What’s the deal with Church architecture? A response

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An old photo taken during the construction of the Church of the Incarnation shows the church as it began to take shape. Photo courtesy of UD Archives.

You’ve probably seen them all around the University of Dallas — from bathroom stalls to library tables, to Gorman bulletin boards — the circulating flyer series titled “Zeal for Your House,” which outline a meticulously thorough explanation of the doctrinal significance of liturgical architecture.

Like many of you, I have no idea where these articles came from, who is writing them, or how they keep mysteriously appearing alongside the Stall Street Journal, sprouting up like mushrooms overnight. However, it’s easy to see the motivation of the writer or writers, and it is in this respect that I cannot help feeling a certain amount of disappointment.

Don’t get me wrong, I wholeheartedly agree with the posters’ thesis about the importance of liturgical architecture. I would give anything to be back in Rome, where there’s a Baroque church on nearly every street corner, and simply entering one fills your entire being with awe. Our places of worship should savor the transcendent, with temporal beauty serving as a reminder of God’s eternal beauty and man’s artistic creations pointing toward our Creator. Most important, as the posters insist, our churches should be visible reminders of the greatest mystery of the faith: the Incarnation. The Word became flesh and thus redeemed the material world, and so our liturgical architecture should reflect this sanctification of matter, one that ultimately finds its fulfillment in the Eucharist.

Yet as the word “Incarnation” pops up again and again throughout the articles, I can’t help but feel uneasy about this whole liturgical architecture bathroom stall crusade. It’s difficult not to see it as a repeated jab against our place of worship here on campus, the Church of the Incarnation. Every time the article references the importance of architectural beauty the discussion seems to degrade itself, becoming less of a rational discourse and more of a passive aggressive rant about the orthodoxy of our own campus.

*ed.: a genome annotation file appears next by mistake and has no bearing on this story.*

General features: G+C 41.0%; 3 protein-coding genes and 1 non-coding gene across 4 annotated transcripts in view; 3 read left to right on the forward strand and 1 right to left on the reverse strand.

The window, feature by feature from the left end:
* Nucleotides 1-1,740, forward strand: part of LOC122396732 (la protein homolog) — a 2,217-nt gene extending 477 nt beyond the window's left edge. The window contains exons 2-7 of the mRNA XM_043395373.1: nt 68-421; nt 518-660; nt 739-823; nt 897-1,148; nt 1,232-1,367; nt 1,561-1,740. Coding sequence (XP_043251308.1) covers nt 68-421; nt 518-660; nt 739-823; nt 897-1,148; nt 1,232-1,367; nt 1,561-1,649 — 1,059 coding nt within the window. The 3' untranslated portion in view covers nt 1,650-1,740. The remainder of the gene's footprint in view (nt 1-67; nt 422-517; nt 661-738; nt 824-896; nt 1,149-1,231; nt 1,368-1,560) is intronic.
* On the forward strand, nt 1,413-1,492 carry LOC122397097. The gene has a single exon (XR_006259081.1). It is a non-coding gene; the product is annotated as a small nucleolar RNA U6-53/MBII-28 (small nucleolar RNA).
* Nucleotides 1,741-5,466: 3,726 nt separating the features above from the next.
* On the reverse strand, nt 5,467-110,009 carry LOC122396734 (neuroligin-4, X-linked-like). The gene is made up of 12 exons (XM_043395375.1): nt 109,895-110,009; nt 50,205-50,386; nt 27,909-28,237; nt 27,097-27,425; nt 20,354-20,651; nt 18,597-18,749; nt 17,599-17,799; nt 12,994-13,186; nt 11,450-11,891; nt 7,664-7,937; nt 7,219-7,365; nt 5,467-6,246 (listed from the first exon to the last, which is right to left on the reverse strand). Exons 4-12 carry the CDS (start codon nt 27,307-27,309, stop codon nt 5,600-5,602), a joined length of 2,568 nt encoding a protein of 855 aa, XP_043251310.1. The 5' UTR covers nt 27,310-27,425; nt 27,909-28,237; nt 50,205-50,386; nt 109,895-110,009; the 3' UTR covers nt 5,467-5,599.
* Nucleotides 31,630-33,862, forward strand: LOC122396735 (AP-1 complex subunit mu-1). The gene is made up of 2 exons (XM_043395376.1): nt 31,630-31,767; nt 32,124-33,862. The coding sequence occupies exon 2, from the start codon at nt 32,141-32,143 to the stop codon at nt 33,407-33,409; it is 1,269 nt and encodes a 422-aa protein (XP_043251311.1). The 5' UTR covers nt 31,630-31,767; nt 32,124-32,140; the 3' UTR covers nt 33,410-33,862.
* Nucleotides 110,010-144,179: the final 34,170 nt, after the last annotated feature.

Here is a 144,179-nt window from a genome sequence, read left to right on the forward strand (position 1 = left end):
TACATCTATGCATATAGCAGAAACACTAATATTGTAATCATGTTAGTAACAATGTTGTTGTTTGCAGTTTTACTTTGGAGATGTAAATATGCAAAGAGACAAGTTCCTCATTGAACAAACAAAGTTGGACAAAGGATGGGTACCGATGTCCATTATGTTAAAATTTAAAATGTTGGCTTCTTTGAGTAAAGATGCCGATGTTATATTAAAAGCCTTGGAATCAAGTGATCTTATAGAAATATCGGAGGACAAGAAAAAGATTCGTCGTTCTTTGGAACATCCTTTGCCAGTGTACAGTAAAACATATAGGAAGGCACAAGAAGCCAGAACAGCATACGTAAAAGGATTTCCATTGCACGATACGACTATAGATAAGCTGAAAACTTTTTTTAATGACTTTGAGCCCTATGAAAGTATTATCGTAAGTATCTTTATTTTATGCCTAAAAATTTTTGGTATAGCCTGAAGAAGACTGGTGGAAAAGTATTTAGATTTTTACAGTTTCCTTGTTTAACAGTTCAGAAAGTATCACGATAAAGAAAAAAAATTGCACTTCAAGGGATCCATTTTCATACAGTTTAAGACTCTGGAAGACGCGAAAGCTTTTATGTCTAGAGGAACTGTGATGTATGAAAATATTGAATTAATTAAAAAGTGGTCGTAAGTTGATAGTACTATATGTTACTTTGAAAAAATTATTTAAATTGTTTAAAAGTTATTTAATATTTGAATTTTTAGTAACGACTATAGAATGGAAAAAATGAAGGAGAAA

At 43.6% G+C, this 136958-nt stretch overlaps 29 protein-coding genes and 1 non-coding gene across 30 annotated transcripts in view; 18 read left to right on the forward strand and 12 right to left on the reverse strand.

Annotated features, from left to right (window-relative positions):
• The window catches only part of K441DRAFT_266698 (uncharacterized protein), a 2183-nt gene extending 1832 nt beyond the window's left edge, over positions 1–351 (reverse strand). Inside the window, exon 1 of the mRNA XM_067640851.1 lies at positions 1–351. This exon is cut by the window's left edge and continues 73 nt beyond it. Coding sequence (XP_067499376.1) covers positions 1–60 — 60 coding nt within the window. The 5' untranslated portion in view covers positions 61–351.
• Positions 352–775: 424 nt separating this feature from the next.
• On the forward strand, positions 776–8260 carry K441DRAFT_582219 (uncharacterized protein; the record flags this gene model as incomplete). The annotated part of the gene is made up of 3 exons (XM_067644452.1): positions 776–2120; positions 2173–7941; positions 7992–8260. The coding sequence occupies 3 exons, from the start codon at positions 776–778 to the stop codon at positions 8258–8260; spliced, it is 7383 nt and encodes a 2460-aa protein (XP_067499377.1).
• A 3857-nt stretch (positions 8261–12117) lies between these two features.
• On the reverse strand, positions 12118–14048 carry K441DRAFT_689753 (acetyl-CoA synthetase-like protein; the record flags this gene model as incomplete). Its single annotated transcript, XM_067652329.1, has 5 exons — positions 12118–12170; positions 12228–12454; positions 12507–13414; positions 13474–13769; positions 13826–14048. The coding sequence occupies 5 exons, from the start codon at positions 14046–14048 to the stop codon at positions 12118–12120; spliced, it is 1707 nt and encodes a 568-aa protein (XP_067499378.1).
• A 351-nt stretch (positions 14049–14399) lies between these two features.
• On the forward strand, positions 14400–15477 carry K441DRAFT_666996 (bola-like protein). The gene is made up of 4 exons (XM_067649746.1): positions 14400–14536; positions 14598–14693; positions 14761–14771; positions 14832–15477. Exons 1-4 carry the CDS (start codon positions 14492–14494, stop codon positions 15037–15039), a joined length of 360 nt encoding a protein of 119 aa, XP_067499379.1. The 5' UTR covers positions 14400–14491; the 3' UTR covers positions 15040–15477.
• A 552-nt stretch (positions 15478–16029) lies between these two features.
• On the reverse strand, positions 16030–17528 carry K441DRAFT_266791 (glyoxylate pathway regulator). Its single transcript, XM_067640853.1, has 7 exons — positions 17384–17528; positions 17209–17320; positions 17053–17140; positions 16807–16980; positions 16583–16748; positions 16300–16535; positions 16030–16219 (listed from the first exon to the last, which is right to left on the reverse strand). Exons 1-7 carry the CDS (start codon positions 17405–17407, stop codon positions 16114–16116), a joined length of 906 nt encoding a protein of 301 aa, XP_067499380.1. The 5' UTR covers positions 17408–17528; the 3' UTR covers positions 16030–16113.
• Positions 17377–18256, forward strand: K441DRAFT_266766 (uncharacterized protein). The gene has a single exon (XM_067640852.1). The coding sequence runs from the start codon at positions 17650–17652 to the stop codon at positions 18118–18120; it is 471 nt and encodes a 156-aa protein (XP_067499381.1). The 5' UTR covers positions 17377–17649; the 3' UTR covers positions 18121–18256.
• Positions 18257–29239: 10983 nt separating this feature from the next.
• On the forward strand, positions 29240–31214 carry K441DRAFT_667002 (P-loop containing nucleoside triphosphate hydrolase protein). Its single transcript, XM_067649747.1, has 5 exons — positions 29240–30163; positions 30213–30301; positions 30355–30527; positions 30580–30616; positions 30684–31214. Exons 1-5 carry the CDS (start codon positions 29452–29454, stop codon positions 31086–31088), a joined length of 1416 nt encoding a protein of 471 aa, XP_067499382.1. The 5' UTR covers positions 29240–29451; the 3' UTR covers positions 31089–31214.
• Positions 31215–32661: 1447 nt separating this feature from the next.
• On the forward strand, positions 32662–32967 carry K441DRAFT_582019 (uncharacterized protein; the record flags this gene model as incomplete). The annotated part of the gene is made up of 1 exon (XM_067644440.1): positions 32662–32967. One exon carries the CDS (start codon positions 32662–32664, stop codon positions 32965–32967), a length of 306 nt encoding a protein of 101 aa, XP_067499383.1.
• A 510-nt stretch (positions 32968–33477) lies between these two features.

Another disclaimer: I have a complicated relationship with the Church of the Incarnation. From an objective point of view, I have to admit that aesthetically-speaking, it’s ugly. It painfully lacks liturgical art, and its cavernous structure and dim colors seem to draw the soul back down to earth rather than launching it into a blissful state of anticipated transcendence.

At the same time, this is our church, and we can find in it a share of beauty — the light streaming through the windows onto the altar during the consecration, the windows fogging up from cold and rain, sequestering the sacred space from the bustling campus outside, the Eucharistic Chapel in perpetual adoration, never at a loss for students to adore the Incarnate Christ, even though we know we ourselves are never without homework to do or papers to write. Sure, the Church of the Incarnation doesn’t quite meet the standards of classical architecture, but then again, neither does UD’s campus. Yet I think it’s safe to say that many of us find beauty in this little patch of heaven in Irving, Texas nonetheless.

This leads me back to the posters. While they might claim to inspire fruitful conversation amongst the UD community, their antagonism seems to kill any such goal, breeding hostility instead. With its constant and less-than-subtle jabs, the discussion threatens to turn into the sort of interminable, hostile and, ultimately, pointless debate that sophists love and philosophers despise. Yet what makes conversations such as these most aggravating is that they attempt to rabble rouse and split hairs among those who fundamentally agree, creating tension where consensus already exists. And for what purpose?

Given the difficult state of the Church today, we cannot afford to waste our time with frivolous debates like these. Liturgical architecture is important, but there are greater issues at the moment that require our attention. As UD students, we are representatives of the only Catholic university in North Texas and one of the finest Catholic institutions of higher learning in the nation. We shouldn’t waste our time arguing about the nitty-gritty details of matters about which we fundamentally agree. Given our unique position, we should be uniting and joining arms in the face of the immense corruption threatening the Church, fulfilling our vocation as young Catholic intellectuals to be the salt of the earth and light of the world.

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